In response to Rob, what a load of nonsense. Tory Voters Bad! Labour Voters Good! Grow up! and why are diehard Labour supporters so agressive in their comments? The country is broke. all the money is gone and Labour would have had to do exactly the same with their cuts. People are entitled to their opinions, people are entitled to vote how they like, that is called Democracy. I know may Labour Supporters who have lost their jobs and their homes in this recession. Everyone is affected by the problems we have. Are they then idiots too! Stop name calling and accept we all have to bear the cuts.
Your comments on debt are incorrect UK public spending as percentage of GDP peaked in 1950 at 250% then gradually dropped until below 50% in the mid 70’s then the average was approx 45% until the financial crisis of 2008 when it started to rise and is now at 80% of GDP. As for defaulting which the media keep talking about experts say that when interest payments reach 12% of GDP a government is likely to default. The UK interest payments are presently at 3% (and from 1940 to 1979 averaged 4% only peaking at 5% under Mrs Thatcher in the mid 80’s) So you see the drive to cut public spending in such a short time is politically motivated and may cause more harm than good by throwing the UK into a more deeper and longstanding recession just like the 80’s.
Thank god you’re saying it. Can you say it louder?! Only Alistair Darling seemed to be able to point all that out today. Have the rest of the shadow cabinet got their heads so firmly up the arse of the leadership election that they can’t act as an effective opposition?! Eyes on the ball please!
The State is too big.Fact.
The biggest con of all time is what you and New Labour did which was to “hire” an extra 1million labour voters and expand the public sector out of all control.
You thought you had an automatic electorate up your sleeve by hiring these 1million people.Well,its over, bit by bit this huge chain round our neck will be broken down by commonsense and logic and good luck to the Tories in doing it.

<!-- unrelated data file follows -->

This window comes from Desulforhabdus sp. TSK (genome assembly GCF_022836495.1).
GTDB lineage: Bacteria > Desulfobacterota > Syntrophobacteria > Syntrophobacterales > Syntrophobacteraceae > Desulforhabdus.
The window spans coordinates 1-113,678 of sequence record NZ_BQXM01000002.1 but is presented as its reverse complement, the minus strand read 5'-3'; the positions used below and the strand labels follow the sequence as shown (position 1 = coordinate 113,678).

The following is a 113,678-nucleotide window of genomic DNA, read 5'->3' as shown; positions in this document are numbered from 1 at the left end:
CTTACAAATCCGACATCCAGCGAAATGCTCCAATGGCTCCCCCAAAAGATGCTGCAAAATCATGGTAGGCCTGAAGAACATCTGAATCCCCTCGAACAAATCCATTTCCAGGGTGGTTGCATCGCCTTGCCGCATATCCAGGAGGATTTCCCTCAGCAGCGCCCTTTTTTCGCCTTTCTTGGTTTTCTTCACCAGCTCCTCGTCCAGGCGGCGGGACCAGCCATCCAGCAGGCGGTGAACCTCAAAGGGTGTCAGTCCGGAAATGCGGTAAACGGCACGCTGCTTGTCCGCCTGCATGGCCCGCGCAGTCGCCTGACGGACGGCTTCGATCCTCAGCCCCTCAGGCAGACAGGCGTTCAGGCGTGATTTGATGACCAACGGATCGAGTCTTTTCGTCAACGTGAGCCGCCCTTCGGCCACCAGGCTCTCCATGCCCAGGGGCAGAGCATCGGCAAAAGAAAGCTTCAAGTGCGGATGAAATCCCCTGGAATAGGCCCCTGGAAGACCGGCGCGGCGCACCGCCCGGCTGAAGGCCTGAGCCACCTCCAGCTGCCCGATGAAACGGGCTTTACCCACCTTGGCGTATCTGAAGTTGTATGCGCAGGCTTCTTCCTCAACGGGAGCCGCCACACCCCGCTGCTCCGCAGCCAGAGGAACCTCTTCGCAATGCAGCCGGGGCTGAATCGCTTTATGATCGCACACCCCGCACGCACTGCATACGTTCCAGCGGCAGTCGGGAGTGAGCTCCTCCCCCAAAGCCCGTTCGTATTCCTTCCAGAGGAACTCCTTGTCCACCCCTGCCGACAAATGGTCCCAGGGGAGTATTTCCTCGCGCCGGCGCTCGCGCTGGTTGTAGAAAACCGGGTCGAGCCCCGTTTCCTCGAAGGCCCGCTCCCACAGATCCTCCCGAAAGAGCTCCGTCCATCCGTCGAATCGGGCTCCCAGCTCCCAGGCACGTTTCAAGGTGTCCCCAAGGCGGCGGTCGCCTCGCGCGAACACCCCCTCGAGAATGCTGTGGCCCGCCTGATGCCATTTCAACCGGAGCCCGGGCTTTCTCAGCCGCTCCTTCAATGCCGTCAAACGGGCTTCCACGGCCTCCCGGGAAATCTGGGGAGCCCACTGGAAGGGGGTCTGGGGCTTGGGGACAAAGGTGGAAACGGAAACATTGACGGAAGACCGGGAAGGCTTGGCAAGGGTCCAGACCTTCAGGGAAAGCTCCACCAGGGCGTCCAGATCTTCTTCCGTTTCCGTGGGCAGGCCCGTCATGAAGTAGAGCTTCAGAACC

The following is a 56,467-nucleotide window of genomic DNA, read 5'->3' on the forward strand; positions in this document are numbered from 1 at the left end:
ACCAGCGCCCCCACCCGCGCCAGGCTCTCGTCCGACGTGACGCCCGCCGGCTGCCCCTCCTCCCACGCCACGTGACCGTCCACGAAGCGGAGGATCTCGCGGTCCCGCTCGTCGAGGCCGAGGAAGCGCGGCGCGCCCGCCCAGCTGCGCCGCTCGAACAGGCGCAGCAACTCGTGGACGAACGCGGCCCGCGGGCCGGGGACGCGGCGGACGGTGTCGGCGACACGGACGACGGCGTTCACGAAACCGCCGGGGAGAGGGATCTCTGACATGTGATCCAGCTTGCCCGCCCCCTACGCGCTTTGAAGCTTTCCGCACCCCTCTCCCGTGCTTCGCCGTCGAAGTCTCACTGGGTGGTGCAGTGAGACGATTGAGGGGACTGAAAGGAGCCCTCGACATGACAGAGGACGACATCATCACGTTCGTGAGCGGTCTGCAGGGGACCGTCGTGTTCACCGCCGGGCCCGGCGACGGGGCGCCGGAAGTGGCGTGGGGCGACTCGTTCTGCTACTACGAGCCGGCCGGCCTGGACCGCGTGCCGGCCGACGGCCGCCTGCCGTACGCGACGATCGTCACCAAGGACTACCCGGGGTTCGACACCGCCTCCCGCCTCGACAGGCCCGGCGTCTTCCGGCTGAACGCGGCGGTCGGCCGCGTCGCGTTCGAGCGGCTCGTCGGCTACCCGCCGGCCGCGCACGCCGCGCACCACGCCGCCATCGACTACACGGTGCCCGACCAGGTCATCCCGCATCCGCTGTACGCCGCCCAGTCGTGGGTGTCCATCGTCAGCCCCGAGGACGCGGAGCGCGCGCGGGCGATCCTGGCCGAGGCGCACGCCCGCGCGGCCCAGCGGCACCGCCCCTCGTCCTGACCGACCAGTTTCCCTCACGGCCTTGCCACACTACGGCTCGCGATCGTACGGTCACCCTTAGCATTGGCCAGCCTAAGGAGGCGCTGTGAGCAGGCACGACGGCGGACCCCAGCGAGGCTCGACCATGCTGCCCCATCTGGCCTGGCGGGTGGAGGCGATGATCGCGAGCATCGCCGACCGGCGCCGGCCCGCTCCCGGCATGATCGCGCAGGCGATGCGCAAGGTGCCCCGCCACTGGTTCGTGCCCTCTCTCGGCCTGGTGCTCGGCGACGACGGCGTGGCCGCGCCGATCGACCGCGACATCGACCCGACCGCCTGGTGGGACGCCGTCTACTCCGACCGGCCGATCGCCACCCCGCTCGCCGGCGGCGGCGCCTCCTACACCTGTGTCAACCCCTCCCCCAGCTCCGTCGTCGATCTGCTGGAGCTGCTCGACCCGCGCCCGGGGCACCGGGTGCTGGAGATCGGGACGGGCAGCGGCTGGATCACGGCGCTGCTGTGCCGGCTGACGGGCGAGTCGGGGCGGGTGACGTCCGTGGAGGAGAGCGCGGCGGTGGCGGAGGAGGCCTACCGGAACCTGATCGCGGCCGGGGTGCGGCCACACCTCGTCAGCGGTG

The majority of your bloggers here are public sector sycophants with no brains and whatever OUR country’s problems believe their salaries and ring-fenced pensions are some god given right forever.
It IS New Labour’s fault – they grew the State out of control they MUST take the blame,AND YOU!
Your very very sad tribalism knows no bounds and like,for example,Ken Livingstone,you personally have had your day,like him,and should move on and get a life.TB has done it so why don’t you….I’m assuming your a one trick pony so you cling to spin…sad…very sad.
Worrying thing is George W Bush got a second term.
Your comment has some errors in it – was public spending really 2.5 bigger than GDP in 1950? I doubt it. Maybe post-war public debt was.
Putting that to one side what you are really saying is put off taking the medicine. It would be nice to forget all of our problems for a couple of years but that would be irresponsible. Ex-Labour City minister Lord Myners pretty much repeated my point in the House of Lords yesterday. He said: “There is nothing progressive about a government that consistently spends more than it can raise in taxation.”
Labour spent all the money as Liam Byrne said in his parting shot and the years of plenty were quite simply paid for by the years of famine to come. There is no magic to Labour, only lies and a lot of interest payments.
“Cameron using Libs to do what he wanted to do all along.”
Shock, horror, Al. “Man does what he said he would”. “Cameron delivers on pledge despite being in coalition”.
Your speciality with Blair was to turn your back on manifesto after election.
to S Chapman
A public sector sycophant??
I actually prefer to be called a teacher. I work for everybodies elses kids and take great joy in doing so. Am I not worth a decent salary and pension???
I’m sick to death (already) of Cameron implying that people like me are the problem. And if “public sector” pay is the problem can someone tell me where the reduction in the civil list is in this and last weeks round of finger pointing??
I am just surprised that anyone is surprised that the media is ‘soft’ on the ConDems.
Almost to a man the media aligned itself (shamefully) with the Conservatives so why now be surprised that it sees its own self interest wrapped up in being as positive as possible about what was effectively a non speach.
My mum always told me that if I don’t have anything positive to say then say nothing at all – I suspect the mums of many of the media editors may have bestowed them with the same advice!
Politics is an arena for attrition.
It is to be expected for a new government (i.e. ConDems) to blame the old one (Labour)for the economic woes of the present. Woe betide that new government that refuses to or is unable to use this gift to extend its honeymoon.
I cannot blame Cameron for doing this. But I blame Labour for not putting the records straight. I agree Labour need not confront headons for now, but there is an urgent need to explain and bring the positives to light.
It is the only way for Labour not lag too far behind in the race to win hearts and minds.